Being open and vulnerable in a concrete way like writing things down and sharing them is terrifying when you have some seriously deep wounds. Writing alone is like the picking of scabs. But the more we tell our story, the closer we come to healing. And maybe the more hope we can give someone who has yet to find their way out of that dark place.

I’m not sure how much I can talk about yet. Let’s just say 2013 was the year everything went to hell in a hand basket. I was pregnant with our fourth child and Mr. Wonderful was slowly losing his grip on his, at the time, undiagnosed PTSD. And then he lost his grip all together. 

Watching a loved one self destruct right before your eyes is both surreal and excruciating. Time slows down, each moment taking up the space a week occupies when you’re trying to keep a loved one alive. As for my part of our story, I couldn’t eat, I couldn’t sleep. I was just trying to stay pregnant, trying to keep my kids fed and doing my best to make sure Mr. Wonderful didn’t kill himself or someone else.

He became so unrecognizable to me during that time that it felt like I was living with a sad, numb, angry, scary and unpredictable stranger. 

The PTSD gave him such terrible nightmares that he didn’t want to sleep. So he would drink to be able to sleep. He would drink to function. He would drink to forget. The on-base doctor prescribed pills for anxiety and depression but mixing the pills with the alcohol became a near fatal recipe. Which led to a near fatal suicide attempt. Someday I will write more in depth about these things. But for now, I’ve picked at these scabs to the point of bleeding again and it’s just too much.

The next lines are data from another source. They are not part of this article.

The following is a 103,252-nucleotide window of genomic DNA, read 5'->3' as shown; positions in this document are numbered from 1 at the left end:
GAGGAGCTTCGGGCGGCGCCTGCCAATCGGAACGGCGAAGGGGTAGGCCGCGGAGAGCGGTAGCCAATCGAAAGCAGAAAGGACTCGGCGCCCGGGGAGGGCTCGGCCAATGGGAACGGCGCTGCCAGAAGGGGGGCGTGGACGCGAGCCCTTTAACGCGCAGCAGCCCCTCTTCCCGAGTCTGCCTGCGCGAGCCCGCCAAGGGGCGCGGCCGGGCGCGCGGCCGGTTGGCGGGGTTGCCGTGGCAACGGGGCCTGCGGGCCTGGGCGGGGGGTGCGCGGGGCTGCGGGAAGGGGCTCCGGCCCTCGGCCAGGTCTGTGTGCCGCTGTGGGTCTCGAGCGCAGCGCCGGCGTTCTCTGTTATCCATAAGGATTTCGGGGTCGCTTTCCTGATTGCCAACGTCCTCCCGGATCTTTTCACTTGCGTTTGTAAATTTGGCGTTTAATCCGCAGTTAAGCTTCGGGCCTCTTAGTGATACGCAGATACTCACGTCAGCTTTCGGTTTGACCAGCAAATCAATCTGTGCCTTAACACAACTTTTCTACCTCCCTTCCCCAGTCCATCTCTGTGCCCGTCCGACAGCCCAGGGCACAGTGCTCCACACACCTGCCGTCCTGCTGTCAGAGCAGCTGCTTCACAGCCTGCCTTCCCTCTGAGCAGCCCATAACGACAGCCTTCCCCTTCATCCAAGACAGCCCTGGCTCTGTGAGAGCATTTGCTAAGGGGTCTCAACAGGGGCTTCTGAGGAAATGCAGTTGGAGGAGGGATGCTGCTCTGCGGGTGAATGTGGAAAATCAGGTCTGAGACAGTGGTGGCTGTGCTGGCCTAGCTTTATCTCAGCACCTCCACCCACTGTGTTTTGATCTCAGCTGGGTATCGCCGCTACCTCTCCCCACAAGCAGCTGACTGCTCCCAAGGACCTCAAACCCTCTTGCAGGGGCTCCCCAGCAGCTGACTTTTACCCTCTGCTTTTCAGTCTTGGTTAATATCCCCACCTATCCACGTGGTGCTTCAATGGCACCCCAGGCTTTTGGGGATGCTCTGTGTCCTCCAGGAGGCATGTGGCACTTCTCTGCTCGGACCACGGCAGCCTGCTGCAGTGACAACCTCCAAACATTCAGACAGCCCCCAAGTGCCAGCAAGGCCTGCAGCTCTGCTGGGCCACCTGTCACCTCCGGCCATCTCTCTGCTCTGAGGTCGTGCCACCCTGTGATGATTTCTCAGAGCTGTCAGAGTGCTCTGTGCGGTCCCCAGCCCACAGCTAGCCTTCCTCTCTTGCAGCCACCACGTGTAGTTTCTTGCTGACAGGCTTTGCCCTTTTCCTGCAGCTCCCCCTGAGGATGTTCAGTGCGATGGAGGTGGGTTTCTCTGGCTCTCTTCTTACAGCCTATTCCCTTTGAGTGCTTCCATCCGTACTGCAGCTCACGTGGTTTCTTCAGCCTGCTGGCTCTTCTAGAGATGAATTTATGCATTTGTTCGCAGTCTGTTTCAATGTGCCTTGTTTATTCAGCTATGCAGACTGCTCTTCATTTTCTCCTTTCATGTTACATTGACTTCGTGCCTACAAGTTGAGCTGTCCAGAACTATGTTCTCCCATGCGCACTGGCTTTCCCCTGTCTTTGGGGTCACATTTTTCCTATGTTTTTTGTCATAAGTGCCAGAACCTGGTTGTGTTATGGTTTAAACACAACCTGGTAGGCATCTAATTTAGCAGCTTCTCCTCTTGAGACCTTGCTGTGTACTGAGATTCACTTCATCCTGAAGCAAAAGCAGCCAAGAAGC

We have come a long way by the grace of God. In one minute, my life could’ve been so different. And I am happy to say that we’re not where we used to be. We’re not finished with this journey but we’re moving forward and on the mend. And I’m grateful for every day I get to wake up next to Mr. Wonderful and see my kids and my little miracle baby. And I know that somehow, in some way, our story is going to bring someone hope in their darkest hour.

Gratitude, trust, prayer, faith-our family wouldn’t be possible without all of this. Thank you for reading this, and if you know someone who may be suffering from PTSD, please share this and the suicide hotline number below. Tell them not to give up. And don’t you give up on them either because there is always hope. We don’t need to lose anyone else.

1-800-273-8255 (America’s National Suicide Prevention Hotline)

Copyright Meredith Shafer 2015